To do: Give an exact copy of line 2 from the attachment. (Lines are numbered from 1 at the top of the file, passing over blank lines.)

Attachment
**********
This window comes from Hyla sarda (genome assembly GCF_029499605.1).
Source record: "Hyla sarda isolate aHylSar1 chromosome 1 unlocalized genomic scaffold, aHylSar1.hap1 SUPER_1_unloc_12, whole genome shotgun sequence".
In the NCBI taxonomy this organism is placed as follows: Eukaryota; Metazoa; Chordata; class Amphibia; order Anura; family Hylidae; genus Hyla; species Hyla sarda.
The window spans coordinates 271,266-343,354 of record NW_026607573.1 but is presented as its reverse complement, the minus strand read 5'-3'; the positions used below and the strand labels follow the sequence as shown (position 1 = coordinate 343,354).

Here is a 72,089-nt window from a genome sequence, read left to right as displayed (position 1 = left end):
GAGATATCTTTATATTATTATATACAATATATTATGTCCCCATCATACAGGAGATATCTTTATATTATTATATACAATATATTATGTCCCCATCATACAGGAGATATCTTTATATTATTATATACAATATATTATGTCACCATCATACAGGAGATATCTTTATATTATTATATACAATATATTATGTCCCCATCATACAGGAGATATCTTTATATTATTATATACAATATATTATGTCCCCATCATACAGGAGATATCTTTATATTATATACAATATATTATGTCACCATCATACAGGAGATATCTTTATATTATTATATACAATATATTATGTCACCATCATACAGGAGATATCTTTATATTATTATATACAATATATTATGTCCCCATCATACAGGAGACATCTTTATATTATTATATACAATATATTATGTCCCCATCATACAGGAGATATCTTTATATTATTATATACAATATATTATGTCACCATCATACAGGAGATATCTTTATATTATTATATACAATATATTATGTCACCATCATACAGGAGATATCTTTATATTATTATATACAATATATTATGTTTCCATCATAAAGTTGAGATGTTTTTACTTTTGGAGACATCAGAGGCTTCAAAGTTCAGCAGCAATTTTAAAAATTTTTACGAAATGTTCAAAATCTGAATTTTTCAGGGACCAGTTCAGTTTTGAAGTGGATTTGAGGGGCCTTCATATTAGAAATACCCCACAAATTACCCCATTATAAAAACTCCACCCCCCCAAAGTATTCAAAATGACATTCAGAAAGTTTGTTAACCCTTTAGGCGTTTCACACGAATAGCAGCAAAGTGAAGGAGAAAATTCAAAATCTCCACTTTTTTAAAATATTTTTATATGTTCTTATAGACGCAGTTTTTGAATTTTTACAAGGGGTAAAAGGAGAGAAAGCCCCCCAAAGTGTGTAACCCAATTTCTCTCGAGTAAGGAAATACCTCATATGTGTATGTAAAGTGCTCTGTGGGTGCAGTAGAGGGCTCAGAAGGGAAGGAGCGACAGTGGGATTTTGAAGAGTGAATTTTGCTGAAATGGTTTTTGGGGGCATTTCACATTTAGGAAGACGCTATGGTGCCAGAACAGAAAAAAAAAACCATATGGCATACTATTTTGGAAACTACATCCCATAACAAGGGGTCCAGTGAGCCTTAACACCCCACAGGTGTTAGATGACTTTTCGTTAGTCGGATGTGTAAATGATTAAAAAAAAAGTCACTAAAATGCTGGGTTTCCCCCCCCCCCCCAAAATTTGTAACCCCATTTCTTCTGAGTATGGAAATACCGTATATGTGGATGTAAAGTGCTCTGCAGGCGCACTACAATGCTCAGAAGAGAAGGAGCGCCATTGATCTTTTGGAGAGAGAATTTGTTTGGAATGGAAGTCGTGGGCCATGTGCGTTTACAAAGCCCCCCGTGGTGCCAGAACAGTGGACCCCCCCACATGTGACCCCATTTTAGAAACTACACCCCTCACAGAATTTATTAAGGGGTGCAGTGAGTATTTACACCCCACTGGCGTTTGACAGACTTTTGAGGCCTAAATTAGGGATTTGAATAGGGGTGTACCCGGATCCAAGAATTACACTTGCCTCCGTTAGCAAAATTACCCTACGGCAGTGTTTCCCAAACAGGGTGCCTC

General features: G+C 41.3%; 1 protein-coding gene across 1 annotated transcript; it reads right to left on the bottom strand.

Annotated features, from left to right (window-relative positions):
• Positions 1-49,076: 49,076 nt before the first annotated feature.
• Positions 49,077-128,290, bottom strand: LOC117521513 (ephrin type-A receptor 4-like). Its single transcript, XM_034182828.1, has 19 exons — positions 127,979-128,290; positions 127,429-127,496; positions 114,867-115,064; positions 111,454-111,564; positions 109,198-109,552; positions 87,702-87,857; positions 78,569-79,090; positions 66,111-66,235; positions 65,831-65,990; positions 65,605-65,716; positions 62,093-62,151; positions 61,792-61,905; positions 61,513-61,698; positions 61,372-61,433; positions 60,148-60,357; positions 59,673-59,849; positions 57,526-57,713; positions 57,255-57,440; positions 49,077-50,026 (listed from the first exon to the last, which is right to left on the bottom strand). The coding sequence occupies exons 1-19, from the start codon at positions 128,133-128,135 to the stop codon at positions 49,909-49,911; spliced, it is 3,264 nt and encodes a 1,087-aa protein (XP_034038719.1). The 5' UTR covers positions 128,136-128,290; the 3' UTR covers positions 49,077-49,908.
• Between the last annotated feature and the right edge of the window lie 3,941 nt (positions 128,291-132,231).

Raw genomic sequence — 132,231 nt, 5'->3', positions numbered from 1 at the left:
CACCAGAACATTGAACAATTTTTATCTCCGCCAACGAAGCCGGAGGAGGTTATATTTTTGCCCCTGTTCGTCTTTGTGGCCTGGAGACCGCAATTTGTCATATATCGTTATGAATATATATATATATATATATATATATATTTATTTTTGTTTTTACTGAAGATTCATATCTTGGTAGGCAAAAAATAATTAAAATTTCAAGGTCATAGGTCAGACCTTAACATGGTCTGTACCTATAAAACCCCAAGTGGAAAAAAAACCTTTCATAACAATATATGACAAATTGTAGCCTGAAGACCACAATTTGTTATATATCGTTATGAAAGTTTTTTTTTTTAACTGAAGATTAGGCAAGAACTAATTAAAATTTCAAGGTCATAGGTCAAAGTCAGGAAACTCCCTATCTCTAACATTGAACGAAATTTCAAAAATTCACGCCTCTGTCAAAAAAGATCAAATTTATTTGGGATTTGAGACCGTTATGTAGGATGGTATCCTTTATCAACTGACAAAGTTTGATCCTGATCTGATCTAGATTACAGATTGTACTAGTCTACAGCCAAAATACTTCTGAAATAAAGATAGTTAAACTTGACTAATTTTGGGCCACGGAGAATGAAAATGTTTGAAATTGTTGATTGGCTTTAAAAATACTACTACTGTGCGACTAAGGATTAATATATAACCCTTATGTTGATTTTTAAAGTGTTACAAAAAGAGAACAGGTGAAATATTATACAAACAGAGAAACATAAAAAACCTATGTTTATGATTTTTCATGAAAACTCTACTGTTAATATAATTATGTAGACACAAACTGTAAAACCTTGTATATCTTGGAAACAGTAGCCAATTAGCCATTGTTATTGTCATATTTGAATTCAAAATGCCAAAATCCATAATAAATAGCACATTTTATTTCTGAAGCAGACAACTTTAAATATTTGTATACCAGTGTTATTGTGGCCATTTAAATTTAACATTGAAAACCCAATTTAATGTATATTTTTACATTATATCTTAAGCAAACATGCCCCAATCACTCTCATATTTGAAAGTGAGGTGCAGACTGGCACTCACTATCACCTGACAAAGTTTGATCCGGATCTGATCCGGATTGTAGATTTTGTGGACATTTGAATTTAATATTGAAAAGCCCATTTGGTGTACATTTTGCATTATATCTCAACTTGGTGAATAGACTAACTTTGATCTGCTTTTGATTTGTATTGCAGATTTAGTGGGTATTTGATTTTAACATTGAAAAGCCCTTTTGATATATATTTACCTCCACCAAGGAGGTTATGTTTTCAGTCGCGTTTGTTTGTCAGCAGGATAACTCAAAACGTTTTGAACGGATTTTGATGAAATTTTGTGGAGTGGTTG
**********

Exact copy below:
Source record: "Hyla sarda isolate aHylSar1 chromosome 1 unlocalized genomic scaffold, aHylSar1.hap1 SUPER_1_unloc_12, whole genome shotgun sequence".